Many of the students repeated the name of their plant as they put it gently into the soil and patted the dirt around it. Mr. Sulski provided plants grown from his own garden, and some of them included Michigan Lilly, Northern Drops, Red Grass, Blue-Eyed Grass, Purple Cornflower, Wild Geranium, Prairie Phlox, Blue Aster, Leadplant, Shooting Star, and more! He told them to wait until the plants get bigger, and they will see butterflies and pollinating insects visiting the garden!
Throughout the morning, the sunshine and fresh air seemed to bolster the kids' moods. Happy voices shouted out, "This is so fun!" "This is so cool."
Learning specialist Melanie Roth said, "The butterfly garden was a hit! Memories last longer than one season, and I definitely think that applies to the butterfly garden project that took place today. The students loved getting their hands dirty and learning about the different plants. What a great opportunity for the students to partner up with Mother Nature to make magic!”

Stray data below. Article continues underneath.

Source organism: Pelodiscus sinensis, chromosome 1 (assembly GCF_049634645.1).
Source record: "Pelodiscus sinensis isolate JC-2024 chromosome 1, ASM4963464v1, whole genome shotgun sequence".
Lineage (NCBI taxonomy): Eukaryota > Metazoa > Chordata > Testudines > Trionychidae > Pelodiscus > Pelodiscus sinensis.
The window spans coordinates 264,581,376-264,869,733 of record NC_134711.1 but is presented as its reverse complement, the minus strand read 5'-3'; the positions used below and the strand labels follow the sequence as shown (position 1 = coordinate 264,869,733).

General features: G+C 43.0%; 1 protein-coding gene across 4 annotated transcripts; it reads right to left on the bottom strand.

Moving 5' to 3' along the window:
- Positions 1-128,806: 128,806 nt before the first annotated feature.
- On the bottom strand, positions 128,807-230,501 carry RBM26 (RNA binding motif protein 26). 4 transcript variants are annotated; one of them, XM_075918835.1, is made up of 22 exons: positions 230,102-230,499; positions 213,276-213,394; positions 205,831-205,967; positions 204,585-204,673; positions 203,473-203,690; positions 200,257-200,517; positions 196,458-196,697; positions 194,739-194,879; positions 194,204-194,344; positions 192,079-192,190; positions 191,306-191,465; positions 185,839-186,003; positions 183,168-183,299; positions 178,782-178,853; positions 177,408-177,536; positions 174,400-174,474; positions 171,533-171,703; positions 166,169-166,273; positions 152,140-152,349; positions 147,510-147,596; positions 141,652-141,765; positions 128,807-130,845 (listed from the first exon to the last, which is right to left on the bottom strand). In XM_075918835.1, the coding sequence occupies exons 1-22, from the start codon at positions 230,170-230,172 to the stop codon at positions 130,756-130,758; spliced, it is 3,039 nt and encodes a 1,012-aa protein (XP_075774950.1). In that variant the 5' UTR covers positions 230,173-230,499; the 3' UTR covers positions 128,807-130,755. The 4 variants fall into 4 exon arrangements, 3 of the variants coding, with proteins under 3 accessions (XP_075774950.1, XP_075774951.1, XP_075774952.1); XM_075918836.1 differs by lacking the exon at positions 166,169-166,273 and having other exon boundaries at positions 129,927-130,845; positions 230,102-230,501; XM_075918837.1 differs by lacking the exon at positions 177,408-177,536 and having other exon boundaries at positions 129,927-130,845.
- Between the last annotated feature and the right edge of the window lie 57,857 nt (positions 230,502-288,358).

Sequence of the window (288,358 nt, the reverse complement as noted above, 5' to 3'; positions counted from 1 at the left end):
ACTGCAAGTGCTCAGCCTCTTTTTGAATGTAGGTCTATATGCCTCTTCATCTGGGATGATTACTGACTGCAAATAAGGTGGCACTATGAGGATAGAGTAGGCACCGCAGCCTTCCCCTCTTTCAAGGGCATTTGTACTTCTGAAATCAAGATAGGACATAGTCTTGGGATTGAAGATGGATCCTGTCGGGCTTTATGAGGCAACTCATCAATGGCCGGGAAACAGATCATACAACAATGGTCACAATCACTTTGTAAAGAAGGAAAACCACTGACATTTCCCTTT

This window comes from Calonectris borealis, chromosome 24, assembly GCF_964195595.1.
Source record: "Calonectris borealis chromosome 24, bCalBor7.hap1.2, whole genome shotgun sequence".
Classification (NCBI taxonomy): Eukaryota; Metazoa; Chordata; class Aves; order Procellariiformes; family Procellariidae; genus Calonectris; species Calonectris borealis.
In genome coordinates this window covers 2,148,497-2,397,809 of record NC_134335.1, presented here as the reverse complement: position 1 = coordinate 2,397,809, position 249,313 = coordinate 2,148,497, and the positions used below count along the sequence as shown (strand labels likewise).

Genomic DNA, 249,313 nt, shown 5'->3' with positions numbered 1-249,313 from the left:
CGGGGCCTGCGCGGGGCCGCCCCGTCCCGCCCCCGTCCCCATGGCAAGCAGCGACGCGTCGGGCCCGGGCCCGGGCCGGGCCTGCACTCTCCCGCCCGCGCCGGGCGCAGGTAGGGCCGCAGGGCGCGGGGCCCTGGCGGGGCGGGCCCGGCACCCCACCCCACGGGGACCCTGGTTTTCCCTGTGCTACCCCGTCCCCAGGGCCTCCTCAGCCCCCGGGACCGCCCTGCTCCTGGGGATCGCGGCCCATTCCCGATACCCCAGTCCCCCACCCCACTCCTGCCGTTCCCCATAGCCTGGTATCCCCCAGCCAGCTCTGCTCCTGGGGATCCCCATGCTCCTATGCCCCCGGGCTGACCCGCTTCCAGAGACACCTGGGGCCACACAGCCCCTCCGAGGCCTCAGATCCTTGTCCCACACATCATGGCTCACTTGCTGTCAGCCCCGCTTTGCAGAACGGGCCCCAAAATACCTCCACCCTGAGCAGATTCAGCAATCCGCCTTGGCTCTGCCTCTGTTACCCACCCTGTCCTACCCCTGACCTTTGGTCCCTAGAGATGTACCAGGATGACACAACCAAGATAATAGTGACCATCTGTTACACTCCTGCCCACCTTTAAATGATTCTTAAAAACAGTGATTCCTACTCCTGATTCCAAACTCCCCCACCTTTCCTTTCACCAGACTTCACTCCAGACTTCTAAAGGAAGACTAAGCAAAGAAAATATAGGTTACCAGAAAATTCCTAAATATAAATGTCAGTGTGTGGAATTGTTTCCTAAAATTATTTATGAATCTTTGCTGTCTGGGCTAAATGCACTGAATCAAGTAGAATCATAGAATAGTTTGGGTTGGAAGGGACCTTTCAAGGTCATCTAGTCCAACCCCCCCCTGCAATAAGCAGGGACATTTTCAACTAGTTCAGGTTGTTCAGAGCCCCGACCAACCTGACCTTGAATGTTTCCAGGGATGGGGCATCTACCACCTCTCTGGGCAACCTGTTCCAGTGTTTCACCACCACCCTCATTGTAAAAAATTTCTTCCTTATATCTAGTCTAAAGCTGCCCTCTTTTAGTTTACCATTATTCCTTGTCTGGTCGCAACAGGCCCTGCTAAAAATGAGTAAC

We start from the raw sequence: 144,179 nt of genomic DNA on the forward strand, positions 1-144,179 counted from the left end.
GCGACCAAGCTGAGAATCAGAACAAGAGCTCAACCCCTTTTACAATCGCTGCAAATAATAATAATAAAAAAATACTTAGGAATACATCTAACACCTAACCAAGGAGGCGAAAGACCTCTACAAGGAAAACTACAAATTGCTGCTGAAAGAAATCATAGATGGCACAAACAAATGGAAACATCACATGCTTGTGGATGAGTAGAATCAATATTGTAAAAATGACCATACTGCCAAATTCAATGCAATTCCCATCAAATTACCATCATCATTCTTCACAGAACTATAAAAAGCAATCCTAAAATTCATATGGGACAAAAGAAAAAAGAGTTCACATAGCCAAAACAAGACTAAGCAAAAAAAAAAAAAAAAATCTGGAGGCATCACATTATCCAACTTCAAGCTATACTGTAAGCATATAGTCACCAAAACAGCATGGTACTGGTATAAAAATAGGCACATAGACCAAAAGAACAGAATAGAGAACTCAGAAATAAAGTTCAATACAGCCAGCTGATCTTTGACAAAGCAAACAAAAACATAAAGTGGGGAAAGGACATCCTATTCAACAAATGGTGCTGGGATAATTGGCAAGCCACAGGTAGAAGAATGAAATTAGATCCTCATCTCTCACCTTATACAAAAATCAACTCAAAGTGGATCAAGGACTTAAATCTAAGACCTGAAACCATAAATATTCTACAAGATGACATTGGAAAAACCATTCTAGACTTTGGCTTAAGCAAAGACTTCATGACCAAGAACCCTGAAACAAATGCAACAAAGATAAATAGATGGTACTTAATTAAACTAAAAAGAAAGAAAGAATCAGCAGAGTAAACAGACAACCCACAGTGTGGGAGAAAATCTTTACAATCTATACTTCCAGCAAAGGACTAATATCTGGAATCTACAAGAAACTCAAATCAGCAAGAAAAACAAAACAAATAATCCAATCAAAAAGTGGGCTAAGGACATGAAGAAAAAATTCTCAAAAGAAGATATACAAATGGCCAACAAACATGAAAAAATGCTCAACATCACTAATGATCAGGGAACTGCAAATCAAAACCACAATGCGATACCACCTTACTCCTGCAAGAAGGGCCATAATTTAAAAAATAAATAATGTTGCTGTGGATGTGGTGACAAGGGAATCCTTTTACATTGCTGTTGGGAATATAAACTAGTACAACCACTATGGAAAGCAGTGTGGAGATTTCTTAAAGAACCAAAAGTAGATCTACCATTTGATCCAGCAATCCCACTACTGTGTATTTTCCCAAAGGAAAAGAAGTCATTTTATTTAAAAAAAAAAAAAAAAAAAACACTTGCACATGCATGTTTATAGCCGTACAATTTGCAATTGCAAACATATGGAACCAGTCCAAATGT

Glenview Lions Present Fourth Grade Foresters' Program on Arbor Day
On Arbor Day, April 27, representatives from the Glenview Lions Club shared information about tree care, Arbor Day, and distributed Norway Spruce saplings to fourth graders at Wescott and Willowbrook Schools.
Glenview Lions’ member, Terry Dooley, with volunteer Anne Gardner, arranged for fourth graders at Wescott and Willowbrook Schools to receive the saplings, courtesy of the Fourth Grade Foresters’ USA tree distribution initiative. The organization's goal is to revitalize the celebration of Arbor Day in America’s Schools. Since its inception in 2007, over one million trees have been planted nationwide.
Mr. Dooley maintains, "Now in the era of global warming and air pollution, tree planting is even more important than ever. Trees take carbon dioxide out of the atmosphere to help reduce warming and help clean the air we breathe. Planting trees is a simple, inexpensive, and easy way to address the problem."
EAC Hosts "Our Changing Climate" Assemblies